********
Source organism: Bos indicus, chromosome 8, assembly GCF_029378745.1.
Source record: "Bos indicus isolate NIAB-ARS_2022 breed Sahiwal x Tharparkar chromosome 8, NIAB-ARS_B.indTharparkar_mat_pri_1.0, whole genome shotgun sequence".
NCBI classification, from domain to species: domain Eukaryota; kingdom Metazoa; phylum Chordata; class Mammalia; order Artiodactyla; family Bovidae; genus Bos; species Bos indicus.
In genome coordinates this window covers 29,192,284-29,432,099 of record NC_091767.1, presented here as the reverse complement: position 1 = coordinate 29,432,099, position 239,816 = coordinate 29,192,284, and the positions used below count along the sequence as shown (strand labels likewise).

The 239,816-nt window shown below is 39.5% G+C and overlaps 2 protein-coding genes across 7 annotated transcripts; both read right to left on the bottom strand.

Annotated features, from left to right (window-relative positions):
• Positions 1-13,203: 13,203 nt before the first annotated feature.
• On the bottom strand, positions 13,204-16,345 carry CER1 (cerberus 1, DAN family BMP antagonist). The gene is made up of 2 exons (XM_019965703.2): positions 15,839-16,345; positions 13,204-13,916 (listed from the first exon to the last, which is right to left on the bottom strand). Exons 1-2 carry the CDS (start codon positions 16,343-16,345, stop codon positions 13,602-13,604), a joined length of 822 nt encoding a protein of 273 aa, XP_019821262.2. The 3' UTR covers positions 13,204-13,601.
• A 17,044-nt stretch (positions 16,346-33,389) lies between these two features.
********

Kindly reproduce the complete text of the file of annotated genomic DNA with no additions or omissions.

Source organism: Bos indicus, chromosome 8, assembly GCF_029378745.1.
Source record: "Bos indicus isolate NIAB-ARS_2022 breed Sahiwal x Tharparkar chromosome 8, NIAB-ARS_B.indTharparkar_mat_pri_1.0, whole genome shotgun sequence".
NCBI classification, from domain to species: domain Eukaryota; kingdom Metazoa; phylum Chordata; class Mammalia; order Artiodactyla; family Bovidae; genus Bos; species Bos indicus.
In genome coordinates this window covers 29,192,284-29,432,099 of record NC_091767.1, presented here as the reverse complement: position 1 = coordinate 29,432,099, position 239,816 = coordinate 29,192,284, and the positions used below count along the sequence as shown (strand labels likewise).

The 239,816-nt window shown below is 39.5% G+C and overlaps 2 protein-coding genes across 7 annotated transcripts; both read right to left on the bottom strand.

Annotated features, from left to right (window-relative positions):
• Positions 1-13,203: 13,203 nt before the first annotated feature.
• On the bottom strand, positions 13,204-16,345 carry CER1 (cerberus 1, DAN family BMP antagonist). The gene is made up of 2 exons (XM_019965703.2): positions 15,839-16,345; positions 13,204-13,916 (listed from the first exon to the last, which is right to left on the bottom strand). Exons 1-2 carry the CDS (start codon positions 16,343-16,345, stop codon positions 13,602-13,604), a joined length of 822 nt encoding a protein of 273 aa, XP_019821262.2. The 3' UTR covers positions 13,204-13,601.
• A 17,044-nt stretch (positions 16,346-33,389) lies between these two features.